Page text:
Plug your spending leaks
Written by: Jennifer Hunter, Ph.D.
University of Kentucky Cooperative Extension Service
Bad habits can be hard to break, especially if you have poor spending habits. Your shopping habits are learned behaviors, just like any other good or bad habit. A bad habit can be broken by becoming aware of the choices that have most likely become part of your spending routine. Think about your current spending habits.
Are you tempted to spend when you have a few extra dollars in your pocket? It is important to realize that stores arrange goods and merchandise to tempt you into making a purchase; stores use sales signs, displays, and salespeople to attract your attention to specific items.
The next time you are at the store, try to identify the stimulus that attracts your attention and encourages you to buy, then try to avoid these areas in the future.
Other tips for breaking bad spending habits, include: limiting the number of trips you make to the store (the less often you shop the less likely you will be tempted to make unnecessary purchases); make certain you have a plan prior to entering the store, know what you want and stick to your shopping list; if you see an item that you would really like to purchase, identify any less expensive alternatives first.
To gain spending self-control, identify your spending leaks. Spending leaks are those purchases that provide some type of immediate gratification but do not help you reach your financial goals. Identifying short and long-term financial goals can help you plug your spending leaks.
Before making your next purchase, take a minute to ask yourself three simple questions:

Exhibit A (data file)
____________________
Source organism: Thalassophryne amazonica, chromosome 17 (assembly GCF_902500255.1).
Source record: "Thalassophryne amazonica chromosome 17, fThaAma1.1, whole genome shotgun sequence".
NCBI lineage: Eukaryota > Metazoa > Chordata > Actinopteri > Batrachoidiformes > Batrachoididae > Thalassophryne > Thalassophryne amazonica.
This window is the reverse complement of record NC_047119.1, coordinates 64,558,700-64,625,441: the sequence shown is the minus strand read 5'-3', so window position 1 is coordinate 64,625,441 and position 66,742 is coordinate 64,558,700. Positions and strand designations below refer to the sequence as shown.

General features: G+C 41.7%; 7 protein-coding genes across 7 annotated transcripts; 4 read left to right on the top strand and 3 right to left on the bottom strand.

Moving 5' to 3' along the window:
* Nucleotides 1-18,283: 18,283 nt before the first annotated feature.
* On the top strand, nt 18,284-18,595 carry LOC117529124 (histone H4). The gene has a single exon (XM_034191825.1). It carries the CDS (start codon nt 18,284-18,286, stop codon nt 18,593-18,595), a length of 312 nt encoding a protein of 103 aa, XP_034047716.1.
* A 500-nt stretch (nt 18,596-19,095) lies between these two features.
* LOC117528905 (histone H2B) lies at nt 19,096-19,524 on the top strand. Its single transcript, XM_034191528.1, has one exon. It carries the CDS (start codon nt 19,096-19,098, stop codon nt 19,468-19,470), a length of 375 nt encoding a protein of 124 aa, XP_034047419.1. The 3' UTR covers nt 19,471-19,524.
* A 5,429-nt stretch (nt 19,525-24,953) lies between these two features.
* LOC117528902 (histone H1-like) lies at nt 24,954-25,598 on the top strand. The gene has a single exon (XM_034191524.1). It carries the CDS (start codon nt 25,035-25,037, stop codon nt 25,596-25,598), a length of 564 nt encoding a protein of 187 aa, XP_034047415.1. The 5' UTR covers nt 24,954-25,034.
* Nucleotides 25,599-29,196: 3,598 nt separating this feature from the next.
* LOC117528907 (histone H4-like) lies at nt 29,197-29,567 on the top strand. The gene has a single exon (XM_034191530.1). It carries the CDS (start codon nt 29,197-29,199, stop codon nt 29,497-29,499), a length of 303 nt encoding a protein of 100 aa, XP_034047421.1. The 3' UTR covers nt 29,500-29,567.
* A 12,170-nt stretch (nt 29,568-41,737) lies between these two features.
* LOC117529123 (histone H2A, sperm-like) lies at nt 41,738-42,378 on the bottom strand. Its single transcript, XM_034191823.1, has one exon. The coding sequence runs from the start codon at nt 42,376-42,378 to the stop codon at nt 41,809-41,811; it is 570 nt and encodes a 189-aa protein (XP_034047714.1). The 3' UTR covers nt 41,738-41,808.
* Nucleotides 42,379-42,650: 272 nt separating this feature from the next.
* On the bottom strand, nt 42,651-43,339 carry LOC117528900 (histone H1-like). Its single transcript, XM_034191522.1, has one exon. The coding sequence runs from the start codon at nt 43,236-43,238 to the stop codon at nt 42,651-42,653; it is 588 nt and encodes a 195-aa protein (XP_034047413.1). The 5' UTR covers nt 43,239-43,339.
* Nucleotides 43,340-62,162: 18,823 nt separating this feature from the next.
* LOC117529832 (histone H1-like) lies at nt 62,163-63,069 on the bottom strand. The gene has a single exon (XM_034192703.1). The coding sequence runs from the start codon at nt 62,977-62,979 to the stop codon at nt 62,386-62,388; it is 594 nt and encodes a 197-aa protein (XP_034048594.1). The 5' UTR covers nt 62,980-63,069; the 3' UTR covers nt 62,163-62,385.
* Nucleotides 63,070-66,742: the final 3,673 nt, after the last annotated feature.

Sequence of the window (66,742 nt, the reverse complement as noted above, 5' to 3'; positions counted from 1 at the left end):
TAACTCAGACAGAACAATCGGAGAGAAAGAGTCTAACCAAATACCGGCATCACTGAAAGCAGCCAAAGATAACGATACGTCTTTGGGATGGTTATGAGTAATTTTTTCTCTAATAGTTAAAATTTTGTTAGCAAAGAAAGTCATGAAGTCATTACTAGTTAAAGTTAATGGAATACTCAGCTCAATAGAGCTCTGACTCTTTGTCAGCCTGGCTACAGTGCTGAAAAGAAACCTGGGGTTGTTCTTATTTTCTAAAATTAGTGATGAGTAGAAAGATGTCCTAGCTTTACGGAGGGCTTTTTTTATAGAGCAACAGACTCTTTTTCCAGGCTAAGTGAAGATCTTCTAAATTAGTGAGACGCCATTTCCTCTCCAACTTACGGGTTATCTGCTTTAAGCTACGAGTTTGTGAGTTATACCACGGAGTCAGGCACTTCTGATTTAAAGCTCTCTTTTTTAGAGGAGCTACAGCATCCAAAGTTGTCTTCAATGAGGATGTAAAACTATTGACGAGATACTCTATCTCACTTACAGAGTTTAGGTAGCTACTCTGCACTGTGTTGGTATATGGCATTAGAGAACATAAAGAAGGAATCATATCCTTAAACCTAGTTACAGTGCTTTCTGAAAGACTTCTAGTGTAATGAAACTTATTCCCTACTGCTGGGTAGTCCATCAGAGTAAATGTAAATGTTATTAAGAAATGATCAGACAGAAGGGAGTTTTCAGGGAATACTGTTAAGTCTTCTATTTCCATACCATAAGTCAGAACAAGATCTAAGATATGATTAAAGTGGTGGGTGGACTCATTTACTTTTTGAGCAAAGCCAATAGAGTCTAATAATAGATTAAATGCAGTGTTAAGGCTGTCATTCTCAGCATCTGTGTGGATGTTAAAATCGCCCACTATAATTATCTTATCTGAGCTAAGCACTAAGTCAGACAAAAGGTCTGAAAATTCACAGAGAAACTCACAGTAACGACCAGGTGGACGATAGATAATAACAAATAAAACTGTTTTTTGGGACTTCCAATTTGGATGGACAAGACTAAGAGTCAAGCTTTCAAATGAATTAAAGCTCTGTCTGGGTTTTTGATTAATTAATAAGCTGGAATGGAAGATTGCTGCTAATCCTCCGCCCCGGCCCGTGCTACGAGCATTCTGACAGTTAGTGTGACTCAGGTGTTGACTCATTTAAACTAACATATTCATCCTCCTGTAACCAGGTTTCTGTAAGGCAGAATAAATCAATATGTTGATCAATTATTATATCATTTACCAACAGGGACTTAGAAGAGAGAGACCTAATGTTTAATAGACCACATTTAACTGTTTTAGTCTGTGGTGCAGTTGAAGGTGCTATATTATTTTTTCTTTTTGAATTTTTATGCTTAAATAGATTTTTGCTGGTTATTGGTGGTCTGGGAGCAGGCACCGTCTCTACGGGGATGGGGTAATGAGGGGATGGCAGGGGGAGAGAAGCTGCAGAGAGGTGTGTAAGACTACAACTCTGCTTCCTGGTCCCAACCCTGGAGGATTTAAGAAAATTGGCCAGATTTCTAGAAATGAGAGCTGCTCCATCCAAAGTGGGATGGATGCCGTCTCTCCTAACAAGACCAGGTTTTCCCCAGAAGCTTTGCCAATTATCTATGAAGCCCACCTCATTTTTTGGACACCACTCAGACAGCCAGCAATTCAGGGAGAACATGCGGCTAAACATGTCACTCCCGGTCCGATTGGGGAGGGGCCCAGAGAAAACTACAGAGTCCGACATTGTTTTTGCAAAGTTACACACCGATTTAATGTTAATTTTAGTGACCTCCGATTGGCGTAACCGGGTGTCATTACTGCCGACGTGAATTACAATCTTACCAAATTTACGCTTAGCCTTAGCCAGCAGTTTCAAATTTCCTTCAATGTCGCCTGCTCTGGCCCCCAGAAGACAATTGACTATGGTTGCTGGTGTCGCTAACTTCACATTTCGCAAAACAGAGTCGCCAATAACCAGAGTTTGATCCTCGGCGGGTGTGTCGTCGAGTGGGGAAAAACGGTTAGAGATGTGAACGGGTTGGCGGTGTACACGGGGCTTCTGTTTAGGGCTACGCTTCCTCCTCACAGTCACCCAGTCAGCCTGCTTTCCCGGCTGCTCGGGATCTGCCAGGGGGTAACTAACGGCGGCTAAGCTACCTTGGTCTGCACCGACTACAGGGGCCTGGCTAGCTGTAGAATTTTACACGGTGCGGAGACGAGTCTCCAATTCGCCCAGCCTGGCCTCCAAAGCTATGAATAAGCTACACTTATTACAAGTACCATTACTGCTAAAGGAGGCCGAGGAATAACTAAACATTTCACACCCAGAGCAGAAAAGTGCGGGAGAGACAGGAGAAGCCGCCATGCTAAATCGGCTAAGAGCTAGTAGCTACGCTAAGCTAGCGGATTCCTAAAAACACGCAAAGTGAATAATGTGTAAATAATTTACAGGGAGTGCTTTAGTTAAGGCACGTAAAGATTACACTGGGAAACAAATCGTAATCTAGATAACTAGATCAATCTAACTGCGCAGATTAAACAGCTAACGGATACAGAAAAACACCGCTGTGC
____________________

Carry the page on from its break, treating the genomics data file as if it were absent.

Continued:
• Is this the best use of my money?
• Am I buying this to satisfy an immediate need?
• Will buying this keep me from reaching my financial goals?
Sometimes you may recognize the purchase is important; however, you may also realize that you are just being tempted by a sale or the latest gadget, and decide to pass on the purchase.
Are you an impulse shopper? Try to never purchase expensive items on impulse. Instead, consider each expensive purchase for at least 24 hours.
Acting on this principle will help you have far fewer regrets about impulse purchases, which can put a dent in your finances.
One way to establish a savings discipline is save a matching amount in a cookie jar each time you splurge on an item, such as designer coffee. If you can’t afford to save the matching amount, you can’t afford the $4 mocha low-fat latte.
If you are often tempted at the store, make a list before you begin shopping. Typically, people who shop with a list, and stick to it, spend much less money than those who decide what to buy once they get to the store. Preplanning can save hundreds of dollars per year.
For more information about how UK is helping connect farms and schools, contact the Clinton County office of the UK Cooperative Extension Service.
Educational programs of the Cooperative Extension Service serve all people regardless of race, color, sex, religion, disability or national origin.